The contemptible voter-suppression mission of the Republican supermajority in the Ohio General Assembly is being met by a praiseworthy reaction from groups devoted to the protection of democracy.
The most important constitutional question in Ohio for more than a century is set for an Aug. 8 special election, a summer date selected solely to provide minimal voter participation.
The GOP wants to change the threshold required to amend Ohio’s constitution from a simple majority to 60 percent and to make qualification for ballot issues much more difficult.
Ohio Republicans are confident they can turn out partisans in a low-participation election and enhance their governmental power by diluting citizen authority.
The Ohio Unity Coalition-Toledo unveiled a plan (“Organizations join to help potential voters acquire state-issued photo ID’s,” Monday) to help voters meet the requirements to participate in the special election.
State lawmakers provided legitimacy to Trump campaign inspired claims of voter fraud with a new requirement for a state-issued photo ID or U.S. passport or military ID. For voters without an Ohio driver’s license, the formerly acceptable identification of a utility bill or check stub is no longer enough.
There is a cost and hassle factor to obtain birth certificates or social security cards needed to get the photo ID for voting from the Ohio Bureau of Motor Vehicles.
The NAACP Toledo, Lucas County Commissioner Lisa Sobecki, and local labor leaders with the AFL-CIO and CWA are using the public library system to assist voters who need this service.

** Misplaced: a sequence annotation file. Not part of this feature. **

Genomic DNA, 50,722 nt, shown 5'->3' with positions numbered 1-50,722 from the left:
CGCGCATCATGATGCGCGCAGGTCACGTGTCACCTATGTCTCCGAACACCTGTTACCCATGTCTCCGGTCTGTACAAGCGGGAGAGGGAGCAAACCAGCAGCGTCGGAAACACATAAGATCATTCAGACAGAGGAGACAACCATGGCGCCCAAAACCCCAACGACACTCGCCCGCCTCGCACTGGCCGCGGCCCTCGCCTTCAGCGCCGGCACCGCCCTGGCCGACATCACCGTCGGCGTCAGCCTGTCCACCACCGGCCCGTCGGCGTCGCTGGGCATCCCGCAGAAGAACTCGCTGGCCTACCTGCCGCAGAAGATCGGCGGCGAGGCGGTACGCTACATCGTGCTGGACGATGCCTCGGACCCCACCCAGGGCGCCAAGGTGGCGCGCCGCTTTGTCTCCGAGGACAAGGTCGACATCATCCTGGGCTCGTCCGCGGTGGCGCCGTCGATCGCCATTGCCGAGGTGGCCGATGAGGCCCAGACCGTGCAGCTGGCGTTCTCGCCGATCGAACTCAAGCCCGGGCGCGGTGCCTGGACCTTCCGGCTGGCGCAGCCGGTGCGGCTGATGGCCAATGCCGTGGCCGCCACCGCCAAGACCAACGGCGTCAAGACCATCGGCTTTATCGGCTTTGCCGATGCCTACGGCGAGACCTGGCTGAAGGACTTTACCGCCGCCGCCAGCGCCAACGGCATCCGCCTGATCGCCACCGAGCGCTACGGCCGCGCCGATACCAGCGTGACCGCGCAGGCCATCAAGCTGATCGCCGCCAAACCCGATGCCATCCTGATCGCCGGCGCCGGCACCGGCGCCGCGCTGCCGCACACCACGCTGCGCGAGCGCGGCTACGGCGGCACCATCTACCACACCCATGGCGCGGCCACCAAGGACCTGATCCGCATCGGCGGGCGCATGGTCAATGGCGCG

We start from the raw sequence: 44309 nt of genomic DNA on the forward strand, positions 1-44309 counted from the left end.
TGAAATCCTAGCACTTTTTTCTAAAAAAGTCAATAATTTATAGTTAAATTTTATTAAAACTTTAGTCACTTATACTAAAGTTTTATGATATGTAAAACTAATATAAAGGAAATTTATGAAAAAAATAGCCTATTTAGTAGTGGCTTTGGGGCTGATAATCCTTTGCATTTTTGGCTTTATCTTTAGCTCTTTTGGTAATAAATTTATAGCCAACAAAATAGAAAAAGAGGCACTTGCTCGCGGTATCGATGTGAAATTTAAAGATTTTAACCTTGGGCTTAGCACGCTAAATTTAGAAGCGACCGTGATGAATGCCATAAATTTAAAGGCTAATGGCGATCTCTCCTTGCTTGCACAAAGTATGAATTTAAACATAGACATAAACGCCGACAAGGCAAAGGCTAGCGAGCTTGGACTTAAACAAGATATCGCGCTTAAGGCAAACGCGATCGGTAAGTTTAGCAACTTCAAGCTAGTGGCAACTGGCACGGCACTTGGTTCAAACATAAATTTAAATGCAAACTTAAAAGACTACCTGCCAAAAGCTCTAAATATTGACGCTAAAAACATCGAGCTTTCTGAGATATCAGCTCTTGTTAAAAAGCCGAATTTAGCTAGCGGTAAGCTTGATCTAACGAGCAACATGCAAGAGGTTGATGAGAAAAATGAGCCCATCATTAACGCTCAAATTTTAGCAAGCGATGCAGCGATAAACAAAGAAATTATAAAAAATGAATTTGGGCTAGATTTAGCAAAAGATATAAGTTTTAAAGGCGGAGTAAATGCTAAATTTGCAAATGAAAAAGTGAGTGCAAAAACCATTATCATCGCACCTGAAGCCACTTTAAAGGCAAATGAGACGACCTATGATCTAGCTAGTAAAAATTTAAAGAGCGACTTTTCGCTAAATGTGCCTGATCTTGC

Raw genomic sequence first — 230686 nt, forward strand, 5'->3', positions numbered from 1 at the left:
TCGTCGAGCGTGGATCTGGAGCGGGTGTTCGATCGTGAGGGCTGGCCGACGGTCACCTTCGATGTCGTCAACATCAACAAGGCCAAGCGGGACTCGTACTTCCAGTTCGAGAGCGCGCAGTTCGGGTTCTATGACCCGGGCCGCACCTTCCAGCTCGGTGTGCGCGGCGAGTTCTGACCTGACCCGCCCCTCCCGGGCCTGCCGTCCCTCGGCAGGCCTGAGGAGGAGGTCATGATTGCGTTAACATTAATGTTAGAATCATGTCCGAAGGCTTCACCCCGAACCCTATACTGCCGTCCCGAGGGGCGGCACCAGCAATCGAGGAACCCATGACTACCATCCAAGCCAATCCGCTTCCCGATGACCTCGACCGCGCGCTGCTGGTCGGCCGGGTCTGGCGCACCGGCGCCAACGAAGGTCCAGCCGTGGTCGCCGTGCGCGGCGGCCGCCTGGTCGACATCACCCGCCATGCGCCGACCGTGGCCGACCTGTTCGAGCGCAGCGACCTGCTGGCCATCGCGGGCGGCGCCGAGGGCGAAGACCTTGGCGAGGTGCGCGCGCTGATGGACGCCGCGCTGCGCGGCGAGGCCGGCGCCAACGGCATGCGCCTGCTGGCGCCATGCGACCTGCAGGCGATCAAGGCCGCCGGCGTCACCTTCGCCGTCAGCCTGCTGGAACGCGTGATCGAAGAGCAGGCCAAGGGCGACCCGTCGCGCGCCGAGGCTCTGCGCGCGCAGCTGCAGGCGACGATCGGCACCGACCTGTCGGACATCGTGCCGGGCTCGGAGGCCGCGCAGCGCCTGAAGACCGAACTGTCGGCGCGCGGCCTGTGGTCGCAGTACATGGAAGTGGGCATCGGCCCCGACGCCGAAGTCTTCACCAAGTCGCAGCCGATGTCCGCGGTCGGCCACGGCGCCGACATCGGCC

It is a significant contribution to wide voter participation that should be a perpetual part of life in Lucas County.
The Toledo effort should also copy the Democracy Challenge initiated by the Gahanna Foundation in suburban Columbus.
High school student volunteers will attend city council meetings in all 15 Franklin County communities, using the public-comment opportunity to explain the voter-participation challenge and ask council for a resolution acknowledging the competition for turnout supremacy.
Furthermore, the Franklin County students will ask each community council to approve a three paragraph Vow of Democracy that encourages voter participation as the preservation of self-government and justice.
Unsurprisingly, the student-driven Democracy Challenge has a strong social-media strategy intended to increase awareness of the Aug. 8 election and make voting a personally defining activity.
It is inspiring to see high school students, many who are too young to vote in August, create an antidote to the anti-democratic strategy of cynical politicians quietly assuming miniscule participation.
The Ohio Unity Coalition-Toledo would be wise to add the Democracy Challenge to their crucially important Aug. 8 special election voter-participation program. Lucas County local governments would show leadership to post the Vow of Democracy on their community internet site.
The state GOP is literally hoping Ohioans will not rise to the challenge of democracy and protect citizen power on Aug. 8.